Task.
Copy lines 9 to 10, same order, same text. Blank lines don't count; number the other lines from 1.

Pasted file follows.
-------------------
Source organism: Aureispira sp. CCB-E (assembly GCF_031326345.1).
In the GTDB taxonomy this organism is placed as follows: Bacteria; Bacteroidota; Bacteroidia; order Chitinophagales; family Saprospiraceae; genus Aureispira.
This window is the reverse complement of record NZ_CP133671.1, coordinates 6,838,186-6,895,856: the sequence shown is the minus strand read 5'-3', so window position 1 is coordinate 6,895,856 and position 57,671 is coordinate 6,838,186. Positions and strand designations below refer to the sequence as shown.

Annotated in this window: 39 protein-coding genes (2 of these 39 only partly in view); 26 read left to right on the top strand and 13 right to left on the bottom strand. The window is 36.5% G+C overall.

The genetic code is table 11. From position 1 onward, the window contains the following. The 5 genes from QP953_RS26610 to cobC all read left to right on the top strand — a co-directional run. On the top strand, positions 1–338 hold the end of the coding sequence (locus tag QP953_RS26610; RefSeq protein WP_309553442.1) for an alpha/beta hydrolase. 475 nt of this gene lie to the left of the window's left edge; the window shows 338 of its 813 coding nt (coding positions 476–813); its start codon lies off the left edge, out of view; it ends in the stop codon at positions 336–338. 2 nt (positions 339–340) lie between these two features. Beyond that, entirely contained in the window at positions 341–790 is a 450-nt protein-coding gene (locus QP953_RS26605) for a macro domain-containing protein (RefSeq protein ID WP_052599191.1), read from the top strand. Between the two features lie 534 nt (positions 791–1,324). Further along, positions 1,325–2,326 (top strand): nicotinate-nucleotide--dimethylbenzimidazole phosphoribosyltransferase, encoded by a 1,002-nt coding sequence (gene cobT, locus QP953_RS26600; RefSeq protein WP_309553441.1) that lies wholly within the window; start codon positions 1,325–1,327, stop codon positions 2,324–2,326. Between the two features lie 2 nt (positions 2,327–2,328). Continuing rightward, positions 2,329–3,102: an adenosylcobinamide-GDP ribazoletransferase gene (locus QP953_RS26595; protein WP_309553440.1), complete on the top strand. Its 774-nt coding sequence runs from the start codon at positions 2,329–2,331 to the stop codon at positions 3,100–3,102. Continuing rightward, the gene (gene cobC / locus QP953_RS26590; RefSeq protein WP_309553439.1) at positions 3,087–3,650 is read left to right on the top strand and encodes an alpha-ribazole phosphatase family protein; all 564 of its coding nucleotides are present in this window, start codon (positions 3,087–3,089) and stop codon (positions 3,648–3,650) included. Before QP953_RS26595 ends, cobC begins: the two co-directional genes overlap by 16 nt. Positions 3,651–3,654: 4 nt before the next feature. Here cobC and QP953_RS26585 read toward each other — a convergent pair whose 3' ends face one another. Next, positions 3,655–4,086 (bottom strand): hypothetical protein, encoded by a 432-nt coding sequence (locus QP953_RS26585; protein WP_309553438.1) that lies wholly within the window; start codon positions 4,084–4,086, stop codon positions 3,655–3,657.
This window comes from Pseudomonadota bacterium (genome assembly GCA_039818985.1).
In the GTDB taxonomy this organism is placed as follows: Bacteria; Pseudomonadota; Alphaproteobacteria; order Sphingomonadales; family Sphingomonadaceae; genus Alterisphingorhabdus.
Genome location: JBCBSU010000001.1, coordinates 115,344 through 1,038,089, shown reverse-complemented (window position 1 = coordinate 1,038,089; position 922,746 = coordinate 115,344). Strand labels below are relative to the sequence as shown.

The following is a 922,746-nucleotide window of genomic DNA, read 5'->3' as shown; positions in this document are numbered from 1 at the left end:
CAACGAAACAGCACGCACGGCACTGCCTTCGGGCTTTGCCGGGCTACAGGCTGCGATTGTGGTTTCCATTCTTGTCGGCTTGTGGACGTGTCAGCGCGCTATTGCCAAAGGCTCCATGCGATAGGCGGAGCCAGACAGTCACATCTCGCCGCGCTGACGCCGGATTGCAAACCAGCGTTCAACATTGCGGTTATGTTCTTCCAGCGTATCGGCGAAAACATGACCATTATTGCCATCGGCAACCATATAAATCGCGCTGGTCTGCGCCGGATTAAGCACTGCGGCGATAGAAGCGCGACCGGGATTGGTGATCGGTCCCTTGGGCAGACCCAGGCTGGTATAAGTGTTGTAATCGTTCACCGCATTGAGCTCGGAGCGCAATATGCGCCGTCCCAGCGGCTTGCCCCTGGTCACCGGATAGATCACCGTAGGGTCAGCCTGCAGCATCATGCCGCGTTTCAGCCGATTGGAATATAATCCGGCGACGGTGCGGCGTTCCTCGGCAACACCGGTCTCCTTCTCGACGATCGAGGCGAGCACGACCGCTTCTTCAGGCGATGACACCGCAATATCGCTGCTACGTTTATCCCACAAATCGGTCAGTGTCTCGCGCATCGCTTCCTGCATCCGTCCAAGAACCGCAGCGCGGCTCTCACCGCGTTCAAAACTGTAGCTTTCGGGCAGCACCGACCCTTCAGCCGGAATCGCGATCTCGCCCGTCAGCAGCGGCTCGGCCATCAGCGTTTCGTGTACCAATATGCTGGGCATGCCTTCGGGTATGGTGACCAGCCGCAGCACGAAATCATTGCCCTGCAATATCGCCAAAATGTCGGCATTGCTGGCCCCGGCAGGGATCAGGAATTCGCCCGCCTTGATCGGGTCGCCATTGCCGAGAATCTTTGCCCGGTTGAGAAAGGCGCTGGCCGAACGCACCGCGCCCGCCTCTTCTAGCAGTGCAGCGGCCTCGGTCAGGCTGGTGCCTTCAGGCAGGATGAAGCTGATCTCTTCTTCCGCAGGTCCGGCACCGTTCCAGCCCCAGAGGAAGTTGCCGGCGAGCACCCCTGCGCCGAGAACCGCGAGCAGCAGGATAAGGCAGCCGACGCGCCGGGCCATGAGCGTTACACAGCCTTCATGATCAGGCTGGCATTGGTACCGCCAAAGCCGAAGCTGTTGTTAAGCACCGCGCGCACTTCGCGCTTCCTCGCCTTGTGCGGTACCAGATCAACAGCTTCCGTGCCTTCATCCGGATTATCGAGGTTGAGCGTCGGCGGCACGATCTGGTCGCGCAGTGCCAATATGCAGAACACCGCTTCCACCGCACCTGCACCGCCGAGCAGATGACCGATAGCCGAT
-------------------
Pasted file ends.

The following is a 922,746-nucleotide window of genomic DNA, read 5'->3' as shown; positions in this document are numbered from 1 at the left end:
CAACGAAACAGCACGCACGGCACTGCCTTCGGGCTTTGCCGGGCTACAGGCTGCGATTGTGGTTTCCATTCTTGTCGGCTTGTGGACGTGTCAGCGCGCTATTGCCAAAGGCTCCATGCGATAGGCGGAGCCAGACAGTCACATCTCGCCGCGCTGACGCCGGATTGCAAACCAGCGTTCAACATTGCGGTTATGTTCTTCCAGCGTATCGGCGAAAACATGACCATTATTGCCATCGGCAACCATATAAATCGCGCTGGTCTGCGCCGGATTAAGCACTGCGGCGATAGAAGCGCGACCGGGATTGGTGATCGGTCCCTTGGGCAGACCCAGGCTGGTATAAGTGTTGTAATCGTTCACCGCATTGAGCTCGGAGCGCAATATGCGCCGTCCCAGCGGCTTGCCCCTGGTCACCGGATAGATCACCGTAGGGTCAGCCTGCAGCATCATGCCGCGTTTCAGCCGATTGGAATATAATCCGGCGACGGTGCGGCGTTCCTCGGCAACACCGGTCTCCTTCTCGACGATCGAGGCGAGCACGACCGCTTCTTCAGGCGATGACACCGCAATATCGCTGCTACGTTTATCCCACAAATCGGTCAGTGTCTCGCGCATCGCTTCCTGCATCCGTCCAAGAACCGCAGCGCGGCTCTCACCGCGTTCAAAACTGTAGCTTTCGGGCAGCACCGACCCTTCAGCCGGAATCGCGATCTCGCCCGTCAGCAGCGGCTCGGCCATCAGCGTTTCGTGTACCAATATGCTGGGCATGCCTTCGGGTATGGTGACCAGCCGCAGCACGAAATCATTGCCCTGCAATATCGCCAAAATGTCGGCATTGCTGGCCCCGGCAGGGATCAGGAATTCGCCCGCCTTGATCGGGTCGCCATTGCCGAGAATCTTTGCCCGGTTGAGAAAGGCGCTGGCCGAACGCACCGCGCCCGCCTCTTCTAGCAGTGCAGCGGCCTCGGTCAGGCTGGTGCCTTCAGGCAGGATGAAGCTGATCTCTTCTTCCGCAGGTCCGGCACCGTTCCAGCCCCAGAGGAAGTTGCCGGCGAGCACCCCTGCGCCGAGAACCGCGAGCAGCAGGATAAGGCAGCCGACGCGCCGGGCCATGAGCGTTACACAGCCTTCATGATCAGGCTGGCATTGGTACCGCCAAAGCCGAAGCTGTTGTTAAGCACCGCGCGCACTTCGCGCTTCCTCGCCTTGTGCGGTACCAGATCAACAGCTTCCGTGCCTTCATCCGGATTATCGAGGTTGAGCGTCGGCGGCACGATCTGGTCGCGCAGTGCCAATATGCAGAACACCGCTTCCACCGCACCTGCACCGCCGAGCAGATGACCGATAGCCGAT